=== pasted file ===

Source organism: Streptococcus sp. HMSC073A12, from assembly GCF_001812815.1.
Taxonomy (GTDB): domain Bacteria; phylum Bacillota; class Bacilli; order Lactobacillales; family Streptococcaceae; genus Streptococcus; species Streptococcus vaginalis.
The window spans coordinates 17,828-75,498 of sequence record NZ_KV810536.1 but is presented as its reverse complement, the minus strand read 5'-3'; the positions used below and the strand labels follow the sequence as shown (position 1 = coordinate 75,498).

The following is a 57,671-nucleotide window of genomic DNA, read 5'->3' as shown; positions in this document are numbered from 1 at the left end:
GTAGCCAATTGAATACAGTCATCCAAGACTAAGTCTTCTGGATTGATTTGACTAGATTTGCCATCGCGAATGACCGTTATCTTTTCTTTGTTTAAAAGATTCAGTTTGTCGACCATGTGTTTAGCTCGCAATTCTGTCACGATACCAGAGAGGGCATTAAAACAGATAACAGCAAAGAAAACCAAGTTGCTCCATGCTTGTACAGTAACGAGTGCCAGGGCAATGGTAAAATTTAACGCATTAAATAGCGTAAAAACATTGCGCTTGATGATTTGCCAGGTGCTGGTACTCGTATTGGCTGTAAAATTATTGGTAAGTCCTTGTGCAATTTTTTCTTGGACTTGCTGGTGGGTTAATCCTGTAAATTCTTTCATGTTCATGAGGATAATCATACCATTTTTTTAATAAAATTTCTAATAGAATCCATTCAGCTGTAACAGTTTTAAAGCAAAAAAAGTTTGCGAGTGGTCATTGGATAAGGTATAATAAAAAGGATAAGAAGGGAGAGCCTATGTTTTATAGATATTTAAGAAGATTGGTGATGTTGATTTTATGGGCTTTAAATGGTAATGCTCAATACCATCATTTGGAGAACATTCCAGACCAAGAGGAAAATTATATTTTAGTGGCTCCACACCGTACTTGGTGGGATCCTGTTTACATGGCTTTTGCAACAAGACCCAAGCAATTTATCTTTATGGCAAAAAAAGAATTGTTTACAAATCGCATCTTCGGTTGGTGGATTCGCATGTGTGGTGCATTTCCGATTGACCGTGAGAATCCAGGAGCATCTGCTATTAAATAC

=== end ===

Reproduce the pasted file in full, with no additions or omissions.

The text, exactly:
Source organism: Streptococcus sp. HMSC073A12, from assembly GCF_001812815.1.
Taxonomy (GTDB): domain Bacteria; phylum Bacillota; class Bacilli; order Lactobacillales; family Streptococcaceae; genus Streptococcus; species Streptococcus vaginalis.
The window spans coordinates 17,828-75,498 of sequence record NZ_KV810536.1 but is presented as its reverse complement, the minus strand read 5'-3'; the positions used below and the strand labels follow the sequence as shown (position 1 = coordinate 75,498).

The following is a 57,671-nucleotide window of genomic DNA, read 5'->3' as shown; positions in this document are numbered from 1 at the left end:
GTAGCCAATTGAATACAGTCATCCAAGACTAAGTCTTCTGGATTGATTTGACTAGATTTGCCATCGCGAATGACCGTTATCTTTTCTTTGTTTAAAAGATTCAGTTTGTCGACCATGTGTTTAGCTCGCAATTCTGTCACGATACCAGAGAGGGCATTAAAACAGATAACAGCAAAGAAAACCAAGTTGCTCCATGCTTGTACAGTAACGAGTGCCAGGGCAATGGTAAAATTTAACGCATTAAATAGCGTAAAAACATTGCGCTTGATGATTTGCCAGGTGCTGGTACTCGTATTGGCTGTAAAATTATTGGTAAGTCCTTGTGCAATTTTTTCTTGGACTTGCTGGTGGGTTAATCCTGTAAATTCTTTCATGTTCATGAGGATAATCATACCATTTTTTTAATAAAATTTCTAATAGAATCCATTCAGCTGTAACAGTTTTAAAGCAAAAAAAGTTTGCGAGTGGTCATTGGATAAGGTATAATAAAAAGGATAAGAAGGGAGAGCCTATGTTTTATAGATATTTAAGAAGATTGGTGATGTTGATTTTATGGGCTTTAAATGGTAATGCTCAATACCATCATTTGGAGAACATTCCAGACCAAGAGGAAAATTATATTTTAGTGGCTCCACACCGTACTTGGTGGGATCCTGTTTACATGGCTTTTGCAACAAGACCCAAGCAATTTATCTTTATGGCAAAAAAAGAATTGTTTACAAATCGCATCTTCGGTTGGTGGATTCGCATGTGTGGTGCATTTCCGATTGACCGTGAGAATCCAGGAGCATCTGCTATTAAATAC